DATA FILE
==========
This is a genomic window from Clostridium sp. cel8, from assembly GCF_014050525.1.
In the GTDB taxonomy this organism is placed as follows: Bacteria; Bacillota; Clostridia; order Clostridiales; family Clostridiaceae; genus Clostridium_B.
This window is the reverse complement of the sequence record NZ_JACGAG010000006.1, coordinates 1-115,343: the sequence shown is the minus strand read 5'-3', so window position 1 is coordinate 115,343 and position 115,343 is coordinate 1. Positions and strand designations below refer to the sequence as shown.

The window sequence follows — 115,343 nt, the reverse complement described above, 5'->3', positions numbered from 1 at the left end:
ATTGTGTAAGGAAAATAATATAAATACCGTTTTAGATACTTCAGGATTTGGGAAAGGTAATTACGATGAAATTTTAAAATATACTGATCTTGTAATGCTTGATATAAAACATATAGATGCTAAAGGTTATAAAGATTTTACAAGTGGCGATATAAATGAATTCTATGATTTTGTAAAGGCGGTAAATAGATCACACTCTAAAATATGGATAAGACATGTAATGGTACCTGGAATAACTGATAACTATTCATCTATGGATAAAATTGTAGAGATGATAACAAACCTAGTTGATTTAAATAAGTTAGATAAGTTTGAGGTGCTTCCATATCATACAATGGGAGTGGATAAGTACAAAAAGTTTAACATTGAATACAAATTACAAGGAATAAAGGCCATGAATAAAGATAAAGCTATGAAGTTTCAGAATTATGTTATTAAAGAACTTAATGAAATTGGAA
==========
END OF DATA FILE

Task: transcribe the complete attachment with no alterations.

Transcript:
This is a genomic window from Clostridium sp. cel8, from assembly GCF_014050525.1.
In the GTDB taxonomy this organism is placed as follows: Bacteria; Bacillota; Clostridia; order Clostridiales; family Clostridiaceae; genus Clostridium_B.
This window is the reverse complement of the sequence record NZ_JACGAG010000006.1, coordinates 1-115,343: the sequence shown is the minus strand read 5'-3', so window position 1 is coordinate 115,343 and position 115,343 is coordinate 1. Positions and strand designations below refer to the sequence as shown.

The window sequence follows — 115,343 nt, the reverse complement described above, 5'->3', positions numbered from 1 at the left end:
ATTGTGTAAGGAAAATAATATAAATACCGTTTTAGATACTTCAGGATTTGGGAAAGGTAATTACGATGAAATTTTAAAATATACTGATCTTGTAATGCTTGATATAAAACATATAGATGCTAAAGGTTATAAAGATTTTACAAGTGGCGATATAAATGAATTCTATGATTTTGTAAAGGCGGTAAATAGATCACACTCTAAAATATGGATAAGACATGTAATGGTACCTGGAATAACTGATAACTATTCATCTATGGATAAAATTGTAGAGATGATAACAAACCTAGTTGATTTAAATAAGTTAGATAAGTTTGAGGTGCTTCCATATCATACAATGGGAGTGGATAAGTACAAAAAGTTTAACATTGAATACAAATTACAAGGAATAAAGGCCATGAATAAAGATAAAGCTATGAAGTTTCAGAATTATGTTATTAAAGAACTTAATGAAATTGGAA